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    The Late Mr. Stanfield

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    Chapter 9
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    Every Artist, be he writer, painter, musician, or actor, must bear
    his private sorrows as he best can, and must separate them from the
    exercise of his public pursuit. But it sometimes happens, in
    compensation, that his private loss of a dear friend represents a
    loss on the part of the whole community. Then he may, without
    obtrusion of his individuality, step forth to lay his little wreath
    upon that dear friend's grave.

    On Saturday, the eighteenth of this present month, Clarkson
    Stanfield died. On the afternoon of that day, England lost the
    great marine painter of whom she will be boastful ages hence; the
    National Historian of her speciality, the Sea; the man famous in all
    countries for his marvellous rendering of the waves that break upon
    her shores, of her ships and seamen, of her coasts and skies, of her
    storms and sunshine, of the many marvels of the deep. He who holds
    the oceans in the hollow of His hand had given, associated with
    them, wonderful gifts into his keeping; he had used them well
    through threescore and fourteen years; and, on the afternoon of that
    spring day, relinquished them for ever.

    It is superfluous to record that the painter of "The Battle of
    Trafalgar", of the "Victory being towed into Gibraltar with the body
    of Nelson on Board", of "The Morning after the Wreck", of "The
    Abandoned", of fifty more such works, died in his seventy-fourth
    year, "Mr." Stanfield.--He was an Englishman.

    Those grand pictures will proclaim his powers while paint and canvas
    last. But the writer of these words had been his friend for thirty
    years; and when, a short week or two before his death, he laid that
    once so skilful hand upon the writer's breast and told him they
    would meet again, "but not here", the thoughts of the latter turned,
    for the time, so little to his noble genius, and so much to his
    noble nature!

    He was the soul of frankness, generosity, and simplicity. The most
    genial, the most affectionate, the most loving, and the most lovable
    of men. Success had never for an instant spoiled him. His interest
    in the Theatre as an Institution--the best picturesqueness of which
    may be said to be wholly due to him--was faithful to the last. His
    belief in a Play, his delight in one, the ease with which it moved
    him to tears or to laughter, were most remarkable evidences of the
    heart he must have put into his old theatrical work, and of the
    thorough purpose and sincerity with which it must have been done.
    The writer was very intimately associated with him in some amateur
    plays; and day after day, and night after night, there were the same
    unquenchable freshness, enthusiasm, and impressibility in him,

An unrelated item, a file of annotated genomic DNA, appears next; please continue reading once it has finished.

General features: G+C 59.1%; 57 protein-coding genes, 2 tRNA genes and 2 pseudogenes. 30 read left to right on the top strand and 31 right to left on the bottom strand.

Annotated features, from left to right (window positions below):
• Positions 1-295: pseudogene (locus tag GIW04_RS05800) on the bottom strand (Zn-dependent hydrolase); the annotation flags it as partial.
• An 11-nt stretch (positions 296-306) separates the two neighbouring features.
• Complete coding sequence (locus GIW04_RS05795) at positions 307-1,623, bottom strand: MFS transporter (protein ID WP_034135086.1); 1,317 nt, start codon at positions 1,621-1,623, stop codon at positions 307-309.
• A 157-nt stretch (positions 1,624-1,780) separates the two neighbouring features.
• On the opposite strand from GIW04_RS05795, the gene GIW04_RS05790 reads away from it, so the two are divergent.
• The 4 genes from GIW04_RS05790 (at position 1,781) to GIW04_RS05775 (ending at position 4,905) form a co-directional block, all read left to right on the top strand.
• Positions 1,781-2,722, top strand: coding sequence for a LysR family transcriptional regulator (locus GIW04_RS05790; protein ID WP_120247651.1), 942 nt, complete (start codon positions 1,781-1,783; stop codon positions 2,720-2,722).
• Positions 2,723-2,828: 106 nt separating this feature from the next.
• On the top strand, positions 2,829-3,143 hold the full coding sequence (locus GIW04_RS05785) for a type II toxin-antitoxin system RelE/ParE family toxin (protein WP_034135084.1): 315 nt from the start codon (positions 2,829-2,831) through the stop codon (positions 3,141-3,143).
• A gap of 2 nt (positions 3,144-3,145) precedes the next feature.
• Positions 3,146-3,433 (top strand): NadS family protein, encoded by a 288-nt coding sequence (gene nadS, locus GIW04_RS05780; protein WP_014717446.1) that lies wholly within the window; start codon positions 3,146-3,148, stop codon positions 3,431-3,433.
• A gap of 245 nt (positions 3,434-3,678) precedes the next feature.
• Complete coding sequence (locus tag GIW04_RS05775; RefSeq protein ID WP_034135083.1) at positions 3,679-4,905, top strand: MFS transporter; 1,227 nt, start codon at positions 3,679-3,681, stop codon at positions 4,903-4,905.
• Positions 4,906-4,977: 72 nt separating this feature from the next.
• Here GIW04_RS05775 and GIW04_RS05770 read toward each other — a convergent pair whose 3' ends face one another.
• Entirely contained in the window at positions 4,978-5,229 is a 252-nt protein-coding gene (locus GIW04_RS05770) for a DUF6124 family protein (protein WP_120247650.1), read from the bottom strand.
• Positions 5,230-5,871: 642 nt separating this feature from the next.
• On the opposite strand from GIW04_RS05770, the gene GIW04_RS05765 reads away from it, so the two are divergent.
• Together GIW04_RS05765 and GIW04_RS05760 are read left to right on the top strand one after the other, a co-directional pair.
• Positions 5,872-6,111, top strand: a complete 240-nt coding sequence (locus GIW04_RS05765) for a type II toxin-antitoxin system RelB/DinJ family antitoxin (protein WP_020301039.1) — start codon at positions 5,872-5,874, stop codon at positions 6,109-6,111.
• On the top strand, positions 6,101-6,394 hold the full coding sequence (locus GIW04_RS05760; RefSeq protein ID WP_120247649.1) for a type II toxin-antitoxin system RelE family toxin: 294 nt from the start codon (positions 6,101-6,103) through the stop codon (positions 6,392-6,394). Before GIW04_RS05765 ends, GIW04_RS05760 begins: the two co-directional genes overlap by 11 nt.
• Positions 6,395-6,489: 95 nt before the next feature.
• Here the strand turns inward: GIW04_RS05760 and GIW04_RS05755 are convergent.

though broken in health, even then.

    No Artist can ever have stood by his art with a quieter dignity than
    he always did. Nothing would have induced him to lay it at the feet
    of any human creature. To fawn, or to toady, or to do undeserved
    homage to any one, was an absolute impossibility with him. And yet
    his character was so nicely balanced that he was the last man in the
    world to be suspected of self-assertion, and his modesty was one of
    his most special qualities.

    He was a charitable, religious, gentle, truly good man. A genuine
    man, incapable of pretence or of concealment. He had been a sailor
    once; and all the best characteristics that are popularly attributed
    to sailors, being his, and being in him refined by the influences of
    his Art, formed a whole not likely to be often seen. There is no
    smile that the writer can recall, like his; no manner so naturally
    confiding and so cheerfully engaging. When the writer saw him for
    the last time on earth, the smile and the manner shone out once
    through the weakness, still: the bright unchanging Soul within the
    altered face and form.

    No man was ever held in higher respect by his friends, and yet his
    intimate friends invariably addressed him and spoke of him by a pet
    name. It may need, perhaps, the writer's memory and associations to
    find in this a touching expression of his winning character, his
    playful smile, and pleasant ways. "You know Mrs. Inchbald's story,
    Nature and Art?" wrote Thomas Hood, once, in a letter: "What a fine
    Edition of Nature and Art is Stanfield!"

    Gone! And many and many a dear old day gone with him! But their
    memories remain. And his memory will not soon fade out, for he has
    set his mark upon the restless waters, and his fame will long be
    sounded in the roar of the sea.
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